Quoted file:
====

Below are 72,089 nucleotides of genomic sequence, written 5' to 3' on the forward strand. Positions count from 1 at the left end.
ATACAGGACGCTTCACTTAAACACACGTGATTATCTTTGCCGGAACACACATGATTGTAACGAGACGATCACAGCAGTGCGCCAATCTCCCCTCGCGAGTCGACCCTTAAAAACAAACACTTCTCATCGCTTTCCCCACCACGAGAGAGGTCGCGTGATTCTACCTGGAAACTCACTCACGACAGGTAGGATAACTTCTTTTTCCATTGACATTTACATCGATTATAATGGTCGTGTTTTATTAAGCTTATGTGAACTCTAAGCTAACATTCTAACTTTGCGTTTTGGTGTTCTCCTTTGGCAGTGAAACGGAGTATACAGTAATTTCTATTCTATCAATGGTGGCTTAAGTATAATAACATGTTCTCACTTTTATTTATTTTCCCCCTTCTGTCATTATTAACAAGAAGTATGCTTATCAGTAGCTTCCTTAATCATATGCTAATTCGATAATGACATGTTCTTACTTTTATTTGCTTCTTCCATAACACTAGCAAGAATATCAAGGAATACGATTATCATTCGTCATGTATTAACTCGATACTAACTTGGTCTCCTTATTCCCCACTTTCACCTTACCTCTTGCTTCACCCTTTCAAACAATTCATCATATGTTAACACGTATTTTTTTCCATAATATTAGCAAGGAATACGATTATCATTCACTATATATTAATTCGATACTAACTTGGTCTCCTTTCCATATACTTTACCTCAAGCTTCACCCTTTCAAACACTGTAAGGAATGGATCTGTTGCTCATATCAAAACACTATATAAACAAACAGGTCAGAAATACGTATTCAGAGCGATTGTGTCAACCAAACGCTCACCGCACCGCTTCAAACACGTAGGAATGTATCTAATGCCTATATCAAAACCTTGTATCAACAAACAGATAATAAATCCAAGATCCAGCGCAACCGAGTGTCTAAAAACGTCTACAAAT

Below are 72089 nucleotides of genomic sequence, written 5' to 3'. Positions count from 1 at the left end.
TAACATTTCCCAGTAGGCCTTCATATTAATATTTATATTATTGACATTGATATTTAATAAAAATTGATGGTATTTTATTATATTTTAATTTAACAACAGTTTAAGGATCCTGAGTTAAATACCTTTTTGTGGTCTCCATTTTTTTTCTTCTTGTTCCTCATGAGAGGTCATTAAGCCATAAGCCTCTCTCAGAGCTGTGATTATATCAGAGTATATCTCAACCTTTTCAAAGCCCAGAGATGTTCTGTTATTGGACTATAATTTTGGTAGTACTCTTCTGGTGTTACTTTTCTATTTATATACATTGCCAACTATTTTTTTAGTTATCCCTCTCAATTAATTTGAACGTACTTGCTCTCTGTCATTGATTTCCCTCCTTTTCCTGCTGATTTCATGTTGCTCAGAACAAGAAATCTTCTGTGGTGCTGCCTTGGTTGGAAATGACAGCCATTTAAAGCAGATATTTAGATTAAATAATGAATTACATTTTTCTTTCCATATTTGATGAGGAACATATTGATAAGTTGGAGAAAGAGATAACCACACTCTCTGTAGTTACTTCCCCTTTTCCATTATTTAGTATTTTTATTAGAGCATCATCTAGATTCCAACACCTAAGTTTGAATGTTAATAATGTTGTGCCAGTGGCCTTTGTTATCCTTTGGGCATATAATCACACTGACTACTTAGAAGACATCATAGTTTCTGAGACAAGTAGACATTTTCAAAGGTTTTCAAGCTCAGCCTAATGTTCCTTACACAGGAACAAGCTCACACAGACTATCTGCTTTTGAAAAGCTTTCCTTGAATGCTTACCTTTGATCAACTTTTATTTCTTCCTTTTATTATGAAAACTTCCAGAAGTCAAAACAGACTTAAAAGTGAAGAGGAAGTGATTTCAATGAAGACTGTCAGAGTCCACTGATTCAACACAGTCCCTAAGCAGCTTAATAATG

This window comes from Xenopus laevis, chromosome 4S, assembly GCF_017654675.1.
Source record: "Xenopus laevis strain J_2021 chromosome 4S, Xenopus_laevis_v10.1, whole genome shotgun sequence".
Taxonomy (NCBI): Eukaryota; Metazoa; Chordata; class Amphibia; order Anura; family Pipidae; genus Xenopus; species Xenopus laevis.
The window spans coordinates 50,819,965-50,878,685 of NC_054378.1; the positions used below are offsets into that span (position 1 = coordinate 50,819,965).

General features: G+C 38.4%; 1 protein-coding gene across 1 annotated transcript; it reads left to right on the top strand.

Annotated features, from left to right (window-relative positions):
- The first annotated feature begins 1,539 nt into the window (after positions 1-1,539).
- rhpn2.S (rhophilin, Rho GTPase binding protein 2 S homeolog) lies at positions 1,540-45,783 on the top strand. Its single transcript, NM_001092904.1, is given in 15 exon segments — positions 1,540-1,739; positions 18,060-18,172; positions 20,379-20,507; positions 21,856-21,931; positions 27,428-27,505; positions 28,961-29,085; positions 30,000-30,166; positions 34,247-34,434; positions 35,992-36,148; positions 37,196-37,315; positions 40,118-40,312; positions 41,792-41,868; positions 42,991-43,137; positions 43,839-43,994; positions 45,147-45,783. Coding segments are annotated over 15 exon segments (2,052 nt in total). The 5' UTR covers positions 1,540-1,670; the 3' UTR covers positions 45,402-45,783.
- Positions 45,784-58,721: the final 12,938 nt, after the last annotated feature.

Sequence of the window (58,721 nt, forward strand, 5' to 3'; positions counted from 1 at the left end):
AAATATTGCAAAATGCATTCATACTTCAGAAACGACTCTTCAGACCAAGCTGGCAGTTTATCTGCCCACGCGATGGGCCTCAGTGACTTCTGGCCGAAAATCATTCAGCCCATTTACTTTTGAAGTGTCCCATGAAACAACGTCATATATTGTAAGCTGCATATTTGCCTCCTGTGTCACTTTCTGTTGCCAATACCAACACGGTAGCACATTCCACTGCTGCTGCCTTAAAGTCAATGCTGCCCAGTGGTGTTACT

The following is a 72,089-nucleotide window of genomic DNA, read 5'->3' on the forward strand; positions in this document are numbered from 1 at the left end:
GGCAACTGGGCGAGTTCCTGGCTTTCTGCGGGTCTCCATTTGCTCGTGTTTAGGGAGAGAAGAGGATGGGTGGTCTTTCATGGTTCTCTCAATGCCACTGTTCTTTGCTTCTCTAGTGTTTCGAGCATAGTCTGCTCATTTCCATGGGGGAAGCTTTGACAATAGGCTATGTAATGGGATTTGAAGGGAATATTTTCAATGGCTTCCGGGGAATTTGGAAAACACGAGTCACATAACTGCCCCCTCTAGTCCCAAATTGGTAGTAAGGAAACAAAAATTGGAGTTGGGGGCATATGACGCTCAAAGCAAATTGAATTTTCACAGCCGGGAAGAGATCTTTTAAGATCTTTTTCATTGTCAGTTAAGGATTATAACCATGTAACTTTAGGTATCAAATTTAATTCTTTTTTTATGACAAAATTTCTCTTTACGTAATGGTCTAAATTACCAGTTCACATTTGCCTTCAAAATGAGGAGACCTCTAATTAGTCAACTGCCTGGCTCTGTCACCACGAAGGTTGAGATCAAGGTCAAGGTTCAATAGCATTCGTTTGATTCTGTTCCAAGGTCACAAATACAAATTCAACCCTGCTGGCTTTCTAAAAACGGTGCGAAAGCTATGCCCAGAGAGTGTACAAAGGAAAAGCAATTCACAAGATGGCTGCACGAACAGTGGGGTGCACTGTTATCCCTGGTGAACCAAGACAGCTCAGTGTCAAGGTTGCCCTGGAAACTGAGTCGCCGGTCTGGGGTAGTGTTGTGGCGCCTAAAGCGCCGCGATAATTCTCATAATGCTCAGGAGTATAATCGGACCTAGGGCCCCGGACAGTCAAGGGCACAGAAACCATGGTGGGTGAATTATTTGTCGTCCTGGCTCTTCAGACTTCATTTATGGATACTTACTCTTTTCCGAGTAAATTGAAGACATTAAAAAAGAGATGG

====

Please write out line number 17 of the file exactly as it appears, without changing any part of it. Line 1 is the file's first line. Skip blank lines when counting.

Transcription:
GGCAACTGGGCGAGTTCCTGGCTTTCTGCGGGTCTCCATTTGCTCGTGTTTAGGGAGAGAAGAGGATGGGTGGTCTTTCATGGTTCTCTCAATGCCACTGTTCTTTGCTTCTCTAGTGTTTCGAGCATAGTCTGCTCATTTCCATGGGGGAAGCTTTGACAATAGGCTATGTAATGGGATTTGAAGGGAATATTTTCAATGGCTTCCGGGGAATTTGGAAAACACGAGTCACATAACTGCCCCCTCTAGTCCCAAATTGGTAGTAAGGAAACAAAAATTGGAGTTGGGGGCATATGACGCTCAAAGCAAATTGAATTTTCACAGCCGGGAAGAGATCTTTTAAGATCTTTTTCATTGTCAGTTAAGGATTATAACCATGTAACTTTAGGTATCAAATTTAATTCTTTTTTTATGACAAAATTTCTCTTTACGTAATGGTCTAAATTACCAGTTCACATTTGCCTTCAAAATGAGGAGACCTCTAATTAGTCAACTGCCTGGCTCTGTCACCACGAAGGTTGAGATCAAGGTCAAGGTTCAATAGCATTCGTTTGATTCTGTTCCAAGGTCACAAATACAAATTCAACCCTGCTGGCTTTCTAAAAACGGTGCGAAAGCTATGCCCAGAGAGTGTACAAAGGAAAAGCAATTCACAAGATGGCTGCACGAACAGTGGGGTGCACTGTTATCCCTGGTGAACCAAGACAGCTCAGTGTCAAGGTTGCCCTGGAAACTGAGTCGCCGGTCTGGGGTAGTGTTGTGGCGCCTAAAGCGCCGCGATAATTCTCATAATGCTCAGGAGTATAATCGGACCTAGGGCCCCGGACAGTCAAGGGCACAGAAACCATGGTGGGTGAATTATTTGTCGTCCTGGCTCTTCAGACTTCATTTATGGATACTTACTCTTTTCCGAGTAAATTGAAGACATTAAAAAAGAGATGG